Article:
Quantcast Answers transistor that exceeds 1 milliamp (usually R x 1 range). A10. 3,500 to 4,000 volts. ">

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A1. Lack of adequate storage space.
A2. Open filaments.
A3. Testing the tube in its circuit.
A4. In their circuit.
A5. Restore it to serviceable condition by operating it temporarily at reduced beam voltage.
A6. Correct gain figure.
A7. Rugged design.
A8. Sensitive to heat and minor overloads.
A9. Any range setting that produces a current flow through the transistor that exceeds 1 milliamp (usually R x 1 range).
A10. 3,500 to 4,000 volts.
A11. 35 volts.
A12. For your own safety.
A13. Voltages and resistances.
A14. Greater than 10 to 1.
A15. Gate and anode.
A16. Current is allowed to flow in either direction.
A17. Solder suckers create an electrostatic charge capable of damaging a MOSFET.
A18. Low power consumption, compact size, and lower cost.
A19. ICs cannot be repaired. All you need to test is output versus input.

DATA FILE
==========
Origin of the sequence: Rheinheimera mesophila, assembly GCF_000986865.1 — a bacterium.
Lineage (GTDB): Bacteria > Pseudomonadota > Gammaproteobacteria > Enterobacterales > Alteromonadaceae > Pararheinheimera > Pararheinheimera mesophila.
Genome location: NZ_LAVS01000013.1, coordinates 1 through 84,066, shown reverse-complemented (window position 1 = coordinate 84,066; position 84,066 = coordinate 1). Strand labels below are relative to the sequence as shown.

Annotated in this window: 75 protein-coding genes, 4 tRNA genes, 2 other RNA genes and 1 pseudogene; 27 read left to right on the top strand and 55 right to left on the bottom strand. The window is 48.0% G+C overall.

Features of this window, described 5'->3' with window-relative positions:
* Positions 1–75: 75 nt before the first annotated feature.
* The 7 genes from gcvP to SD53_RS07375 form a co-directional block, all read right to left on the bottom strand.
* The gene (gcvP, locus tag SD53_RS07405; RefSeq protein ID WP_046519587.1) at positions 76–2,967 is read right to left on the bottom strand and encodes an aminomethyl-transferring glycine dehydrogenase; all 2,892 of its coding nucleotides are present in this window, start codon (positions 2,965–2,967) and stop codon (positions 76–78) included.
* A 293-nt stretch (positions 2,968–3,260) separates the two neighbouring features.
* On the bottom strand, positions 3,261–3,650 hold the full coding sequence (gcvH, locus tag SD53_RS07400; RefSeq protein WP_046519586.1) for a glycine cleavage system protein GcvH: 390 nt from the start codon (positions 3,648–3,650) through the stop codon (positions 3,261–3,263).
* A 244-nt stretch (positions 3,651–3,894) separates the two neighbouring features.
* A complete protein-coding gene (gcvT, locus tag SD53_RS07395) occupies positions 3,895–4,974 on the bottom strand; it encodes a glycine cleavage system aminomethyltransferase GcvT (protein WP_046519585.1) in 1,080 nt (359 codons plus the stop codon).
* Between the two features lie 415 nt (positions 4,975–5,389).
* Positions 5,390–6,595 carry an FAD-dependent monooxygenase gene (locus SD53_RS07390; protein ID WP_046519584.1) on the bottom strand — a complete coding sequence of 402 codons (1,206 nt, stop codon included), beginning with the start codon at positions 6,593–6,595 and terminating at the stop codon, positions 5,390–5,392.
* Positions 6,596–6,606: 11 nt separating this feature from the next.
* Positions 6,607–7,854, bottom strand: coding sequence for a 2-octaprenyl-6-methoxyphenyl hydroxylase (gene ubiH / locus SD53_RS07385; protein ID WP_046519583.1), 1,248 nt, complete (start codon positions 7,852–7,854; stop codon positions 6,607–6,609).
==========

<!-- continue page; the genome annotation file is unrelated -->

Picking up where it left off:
A20. A "1" or "0."
A21. A "1" state.
A22. A difference in logic states between the reference IC and the IC under test.
A23. They provide you with a visual indication of the logic state at any point you choose in the circuit.
A24. 10 feet.
A25. A battery test set will test batteries under load conditions.
A26. At 1.1 volts.
A27. Rf substitution method.
A28. Reading their resistances with a standard ohmmeter.
A29. High attenuation.
A30. It eliminates the need for multiple pieces of test equipment and it is lightweight and portable.
A31. Testing components by comparison.
A32. Some defective devices may appear to be good in certain ranges.
A33. A parallel resistor or diode of similar value.

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